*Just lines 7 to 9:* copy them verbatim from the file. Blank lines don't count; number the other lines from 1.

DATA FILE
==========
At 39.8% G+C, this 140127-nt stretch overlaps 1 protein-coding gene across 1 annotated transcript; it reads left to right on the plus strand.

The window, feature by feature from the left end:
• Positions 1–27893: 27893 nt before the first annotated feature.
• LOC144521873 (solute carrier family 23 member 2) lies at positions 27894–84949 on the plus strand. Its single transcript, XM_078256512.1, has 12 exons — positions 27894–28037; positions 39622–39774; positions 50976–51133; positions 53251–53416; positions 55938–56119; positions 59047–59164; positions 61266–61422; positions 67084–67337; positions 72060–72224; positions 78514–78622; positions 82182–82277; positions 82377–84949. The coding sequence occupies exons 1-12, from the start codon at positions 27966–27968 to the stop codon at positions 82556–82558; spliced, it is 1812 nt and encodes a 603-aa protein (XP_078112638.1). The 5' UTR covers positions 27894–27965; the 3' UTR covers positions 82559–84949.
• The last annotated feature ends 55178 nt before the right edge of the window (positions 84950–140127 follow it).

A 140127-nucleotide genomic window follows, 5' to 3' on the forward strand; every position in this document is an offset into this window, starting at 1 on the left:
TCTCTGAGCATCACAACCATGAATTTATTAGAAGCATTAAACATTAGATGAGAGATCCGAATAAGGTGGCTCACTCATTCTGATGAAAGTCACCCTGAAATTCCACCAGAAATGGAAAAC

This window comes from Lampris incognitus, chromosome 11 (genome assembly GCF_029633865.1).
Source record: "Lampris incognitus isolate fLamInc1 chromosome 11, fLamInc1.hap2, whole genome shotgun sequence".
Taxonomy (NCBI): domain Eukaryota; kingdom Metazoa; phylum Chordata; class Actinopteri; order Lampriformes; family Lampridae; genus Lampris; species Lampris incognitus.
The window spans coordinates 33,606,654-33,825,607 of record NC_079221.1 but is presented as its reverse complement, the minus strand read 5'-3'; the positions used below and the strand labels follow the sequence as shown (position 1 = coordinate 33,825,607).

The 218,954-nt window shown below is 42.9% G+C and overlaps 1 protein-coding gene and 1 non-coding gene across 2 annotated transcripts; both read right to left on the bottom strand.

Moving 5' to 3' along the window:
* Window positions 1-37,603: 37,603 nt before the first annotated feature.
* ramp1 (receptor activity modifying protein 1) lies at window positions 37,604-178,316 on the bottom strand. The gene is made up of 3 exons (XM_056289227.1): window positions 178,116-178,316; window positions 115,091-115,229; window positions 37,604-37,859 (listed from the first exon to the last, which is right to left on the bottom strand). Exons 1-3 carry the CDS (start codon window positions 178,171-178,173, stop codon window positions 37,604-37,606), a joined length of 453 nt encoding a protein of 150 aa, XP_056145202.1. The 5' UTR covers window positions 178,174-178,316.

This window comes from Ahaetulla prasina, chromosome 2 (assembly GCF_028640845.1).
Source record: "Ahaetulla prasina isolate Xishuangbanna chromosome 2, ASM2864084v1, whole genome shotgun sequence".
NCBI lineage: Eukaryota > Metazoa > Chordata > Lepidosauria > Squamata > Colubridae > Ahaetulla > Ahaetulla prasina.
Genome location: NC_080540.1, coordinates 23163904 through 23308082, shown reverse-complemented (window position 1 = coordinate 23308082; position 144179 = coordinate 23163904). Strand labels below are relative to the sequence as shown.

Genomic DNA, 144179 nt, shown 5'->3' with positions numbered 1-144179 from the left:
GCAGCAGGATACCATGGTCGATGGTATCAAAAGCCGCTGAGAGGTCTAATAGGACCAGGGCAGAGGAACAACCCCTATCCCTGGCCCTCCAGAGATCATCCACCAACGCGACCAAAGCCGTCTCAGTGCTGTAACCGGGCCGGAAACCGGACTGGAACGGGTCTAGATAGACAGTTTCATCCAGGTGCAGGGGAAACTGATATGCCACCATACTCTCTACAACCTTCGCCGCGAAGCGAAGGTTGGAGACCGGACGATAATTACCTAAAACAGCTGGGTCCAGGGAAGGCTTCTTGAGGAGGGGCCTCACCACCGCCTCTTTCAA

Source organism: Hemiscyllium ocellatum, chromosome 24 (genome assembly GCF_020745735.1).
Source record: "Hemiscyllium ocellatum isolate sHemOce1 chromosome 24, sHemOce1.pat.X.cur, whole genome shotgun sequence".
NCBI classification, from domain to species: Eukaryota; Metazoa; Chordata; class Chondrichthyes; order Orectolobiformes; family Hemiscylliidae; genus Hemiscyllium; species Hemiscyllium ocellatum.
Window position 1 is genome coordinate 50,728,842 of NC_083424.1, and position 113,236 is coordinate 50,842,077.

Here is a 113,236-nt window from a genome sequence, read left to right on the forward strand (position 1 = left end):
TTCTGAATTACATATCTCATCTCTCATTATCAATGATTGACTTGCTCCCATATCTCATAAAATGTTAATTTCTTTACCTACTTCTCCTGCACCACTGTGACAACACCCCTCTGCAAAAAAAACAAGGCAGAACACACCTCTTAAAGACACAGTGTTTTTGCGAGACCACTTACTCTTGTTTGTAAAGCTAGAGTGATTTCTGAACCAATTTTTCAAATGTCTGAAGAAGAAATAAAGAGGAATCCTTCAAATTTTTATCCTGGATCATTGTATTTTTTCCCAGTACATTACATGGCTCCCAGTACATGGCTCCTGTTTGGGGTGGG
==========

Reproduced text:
TCTCTGAGCATCACAACCATGAATTTATTAGAAGCATTAAACATTAGATGAGAGATCCGAATAAGGTGGCTCACTCATTCTGATGAAAGTCACCCTGAAATTCCACCAGAAATGGAAAAC

This window comes from Lampris incognitus, chromosome 11 (genome assembly GCF_029633865.1).
Source record: "Lampris incognitus isolate fLamInc1 chromosome 11, fLamInc1.hap2, whole genome shotgun sequence".